"For I know well the plans I have in mind for you—oracle of the LORD—plans for your welfare and not for woe, so as to give you a future of hope." - Jer 29:11
At some point, the hyperbolic speech will end. The shared idioms circulating in our civil discourse are so hard to repel from our conversations. Even now, sitting here trying to write something about what we are doing together is quite a challenge. How do we keep away those sentiments that are not really true or helpful? Can we avoid saying what everyone else is saying? Is it necessarily a bad thing to repeat what another has said?
This gets to the crux of what makes our educational experience different: we think it is worth repeating what others have said, but we are careful to select the voices that have stood the test of time. Anything going around right now in our cultural conversation will only matter when enough time has passed. Not enough time has passed for much of anything we are experiencing right now to muster up to a memory worth recounting.
Here is what I propose as a memory worthy of consideration at the start of a new school year. August 28th always coincides with the week before the first week of school. This year, our faculty were led by Fr. Michael Sartori in a mini-retreat on the memorial of this exemplary Christian educator: St. Augustine. St. Augustine famously went on that intellectual search for truth and even when his poor mother St. Monica suffered the anguish of knowing her son was chasing the right thing in the wrong ways, her prayer buttressed the innate curiosity in her child to know the true meaning of our very intelligible and real human experience. That speaks to the need for prayer to inform our effort in educating children. Providentially, last school year we instituted a new program for faculty formation based on "De Catechizandis Rudibus", where seven Augustinian principles of teaching can be located.
Against this backdrop, over the long weekend I finally finished a self-imposed summer required reading text entitled, "Beauty in the Word: Rethinking the Foundations of Education." I tend to think there are no coincidences, and it was here that I found a simple thought to really ground our start to the school year. Mr. Caldecott recounts his memory of schooling:
I remember being told at school (and it was a great comfort to me at the time) that it was not necessary to remember any actual factors as long as I knew how to look things up in a library. Today, in a world with instant access to Google, we rely on the electronic web to supply everything we need, from historical facts to word definitions and spellings as well as extended quotations. All of us who use a computer are aware of the shock of inner poverty that we suddenly feel when deprived (by a virus or other disaster) of our mental crutches even just for a day or a week. Plato is right: memory has been stripped from us, and all we possess is an external reminder of what we have lost, enabling us to pretend to a wisdom and an inner life we no longer possess in ourselves.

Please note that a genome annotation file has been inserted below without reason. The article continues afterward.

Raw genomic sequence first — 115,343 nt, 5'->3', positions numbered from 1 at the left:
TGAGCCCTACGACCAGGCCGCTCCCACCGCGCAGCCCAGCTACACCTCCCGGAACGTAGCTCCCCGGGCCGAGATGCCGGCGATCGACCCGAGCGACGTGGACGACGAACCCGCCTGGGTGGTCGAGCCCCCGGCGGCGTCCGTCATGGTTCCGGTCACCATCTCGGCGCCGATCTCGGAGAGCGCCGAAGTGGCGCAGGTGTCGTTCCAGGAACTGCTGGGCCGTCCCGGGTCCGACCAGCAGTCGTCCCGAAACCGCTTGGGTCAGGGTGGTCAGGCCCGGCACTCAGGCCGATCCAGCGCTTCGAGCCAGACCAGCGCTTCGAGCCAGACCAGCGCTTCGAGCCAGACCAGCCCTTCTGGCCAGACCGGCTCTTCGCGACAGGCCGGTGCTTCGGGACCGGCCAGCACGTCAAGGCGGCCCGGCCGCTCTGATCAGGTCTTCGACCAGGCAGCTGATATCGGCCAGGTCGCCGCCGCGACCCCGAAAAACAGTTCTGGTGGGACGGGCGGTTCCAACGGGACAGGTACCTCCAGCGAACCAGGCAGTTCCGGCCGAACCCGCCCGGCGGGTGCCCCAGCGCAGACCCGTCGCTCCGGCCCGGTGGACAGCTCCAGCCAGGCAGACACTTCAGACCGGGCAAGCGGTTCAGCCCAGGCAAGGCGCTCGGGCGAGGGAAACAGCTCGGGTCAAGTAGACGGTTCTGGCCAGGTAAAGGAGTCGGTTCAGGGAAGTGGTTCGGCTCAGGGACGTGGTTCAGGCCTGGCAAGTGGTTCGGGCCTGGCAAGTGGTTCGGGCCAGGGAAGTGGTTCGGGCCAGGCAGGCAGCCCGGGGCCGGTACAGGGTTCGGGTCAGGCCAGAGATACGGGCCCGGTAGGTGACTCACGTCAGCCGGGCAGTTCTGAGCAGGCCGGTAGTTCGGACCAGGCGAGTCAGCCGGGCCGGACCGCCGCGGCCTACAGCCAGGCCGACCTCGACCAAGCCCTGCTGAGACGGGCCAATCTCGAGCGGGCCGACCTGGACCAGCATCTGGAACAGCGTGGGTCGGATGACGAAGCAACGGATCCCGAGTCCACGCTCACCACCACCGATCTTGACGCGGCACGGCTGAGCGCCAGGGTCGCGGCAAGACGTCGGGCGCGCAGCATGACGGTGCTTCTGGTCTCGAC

The author then cites St. Augustine's other seminal work De Trinitate where the very meaning of memory is proposed: its deepest foundation is the Trinity itself.
When we experience a liberal education, we enter into that three-fold process by which God discloses himself to us: remembering, knowing, and loving.
Thus by speaking of Memory or Remembering we are really speaking of the foundations of attention, of the integration of the personality, and of the road to contemplation. We are also speaking of 'conscience.' Remembering is the gathering together of the self in light of consciousness, which in us tends to be a piecemeal process, but in God is complete and 'instantaneous'. For us, therefore, the training of memory is essential if we are to discover and enlarge our human identity in the image of God. It is an essential foundation for any education worth of the name.
To know we must remember, and to love we must know what we are loving.
It is quite a joy and consolation to know that our mission is right where it needs to be if we are to reclaim our human nature in this present moment. I really appreciate the partnership we have together and would again plead for your prayers to move us along as we were made to do.
- Mr. Derek Tremblay, Headmaster